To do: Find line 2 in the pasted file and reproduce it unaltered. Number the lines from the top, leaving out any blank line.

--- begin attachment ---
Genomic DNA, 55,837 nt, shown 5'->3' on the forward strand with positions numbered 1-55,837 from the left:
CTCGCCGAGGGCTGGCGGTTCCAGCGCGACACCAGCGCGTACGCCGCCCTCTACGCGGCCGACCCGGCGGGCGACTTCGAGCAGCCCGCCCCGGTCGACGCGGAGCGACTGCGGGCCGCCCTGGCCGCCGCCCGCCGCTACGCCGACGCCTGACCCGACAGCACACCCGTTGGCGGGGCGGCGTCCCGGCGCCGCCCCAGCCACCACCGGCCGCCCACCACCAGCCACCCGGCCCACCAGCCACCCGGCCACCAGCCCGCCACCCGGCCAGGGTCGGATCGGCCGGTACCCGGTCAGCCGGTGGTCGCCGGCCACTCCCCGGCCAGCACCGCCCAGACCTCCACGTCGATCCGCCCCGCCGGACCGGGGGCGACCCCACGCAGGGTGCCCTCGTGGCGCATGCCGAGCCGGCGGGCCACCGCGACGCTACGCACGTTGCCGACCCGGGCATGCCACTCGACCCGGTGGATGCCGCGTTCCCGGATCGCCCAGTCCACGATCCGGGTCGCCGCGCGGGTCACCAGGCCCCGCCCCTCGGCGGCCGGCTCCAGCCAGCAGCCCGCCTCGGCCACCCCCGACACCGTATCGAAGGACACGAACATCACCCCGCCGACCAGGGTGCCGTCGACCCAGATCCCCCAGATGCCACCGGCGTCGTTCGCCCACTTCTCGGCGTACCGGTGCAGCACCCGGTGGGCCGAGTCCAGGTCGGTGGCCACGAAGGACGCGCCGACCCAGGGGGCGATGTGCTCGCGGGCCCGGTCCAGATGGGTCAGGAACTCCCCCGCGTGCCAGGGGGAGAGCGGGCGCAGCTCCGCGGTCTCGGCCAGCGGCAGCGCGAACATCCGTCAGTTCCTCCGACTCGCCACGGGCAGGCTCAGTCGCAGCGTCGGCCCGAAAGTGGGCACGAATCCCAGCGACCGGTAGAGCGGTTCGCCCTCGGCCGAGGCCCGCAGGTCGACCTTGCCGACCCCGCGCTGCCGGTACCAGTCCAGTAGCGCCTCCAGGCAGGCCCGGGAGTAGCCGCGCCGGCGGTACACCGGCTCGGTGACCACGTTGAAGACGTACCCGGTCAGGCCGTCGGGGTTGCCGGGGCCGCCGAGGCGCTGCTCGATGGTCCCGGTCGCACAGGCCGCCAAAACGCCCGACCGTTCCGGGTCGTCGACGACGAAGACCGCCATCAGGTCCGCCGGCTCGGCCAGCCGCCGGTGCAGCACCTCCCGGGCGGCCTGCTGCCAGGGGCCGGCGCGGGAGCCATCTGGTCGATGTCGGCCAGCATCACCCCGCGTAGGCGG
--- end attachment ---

CTCGCCGAGGGCTGGCGGTTCCAGCGCGACACCAGCGCGTACGCCGCCCTCTACGCGGCCGACCCGGCGGGCGACTTCGAGCAGCCCGCCCCGGTCGACGCGGAGCGACTGCGGGCCGCCCTGGCCGCCGCCCGCCGCTACGCCGACGCCTGACCCGACAGCACACCCGTTGGCGGGGCGGCGTCCCGGCGCCGCCCCAGCCACCACCGGCCGCCCACCACCAGCCACCCGGCCCACCAGCCACCCGGCCACCAGCCCGCCACCCGGCCAGGGTCGGATCGGCCGGTACCCGGTCAGCCGGTGGTCGCCGGCCACTCCCCGGCCAGCACCGCCCAGACCTCCACGTCGATCCGCCCCGCCGGACCGGGGGCGACCCCACGCAGGGTGCCCTCGTGGCGCATGCCGAGCCGGCGGGCCACCGCGACGCTACGCACGTTGCCGACCCGGGCATGCCACTCGACCCGGTGGATGCCGCGTTCCCGGATCGCCCAGTCCACGATCCGGGTCGCCGCGCGGGTCACCAGGCCCCGCCCCTCGGCGGCCGGCTCCAGCCAGCAGCCCGCCTCGGCCACCCCCGACACCGTATCGAAGGACACGAACATCACCCCGCCGACCAGGGTGCCGTCGACCCAGATCCCCCAGATGCCACCGGCGTCGTTCGCCCACTTCTCGGCGTACCGGTGCAGCACCCGGTGGGCCGAGTCCAGGTCGGTGGCCACGAAGGACGCGCCGACCCAGGGGGCGATGTGCTCGCGGGCCCGGTCCAGATGGGTCAGGAACTCCCCCGCGTGCCAGGGGGAGAGCGGGCGCAGCTCCGCGGTCTCGGCCAGCGGCAGCGCGAACATCCGTCAGTTCCTCCGACTCGCCACGGGCAGGCTCAGTCGCAGCGTCGGCCCGAAAGTGGGCACGAATCCCAGCGACCGGTAGAGCGGTTCGCCCTCGGCCGAGGCCCGCAGGTCGACCTTGCCGACCCCGCGCTGCCGGTACCAGTCCAGTAGCGCCTCCAGGCAGGCCCGGGAGTAGCCGCGCCGGCGGTACACCGGCTCGGTGACCACGTTGAAGACGTACCCGGTCAGGCCGTCGGGGTTGCCGGGGCCGCCGAGGCGCTGCTCGATGGTCCCGGTCGCACAGGCCGCCAAAACGCCCGACCGTTCCGGGTCGTCGACGACGAAGACCGCCATCAGGTCCGCCGGCTCGGCCAGCCGCCGGTGCAGCACCTCCCGGGCGGCCTGCTGCCAGGGGCCGGCGCGGGAGCCATCTGGTCGATGTCGGCCAGCATCACCCCGCGTAGGCGG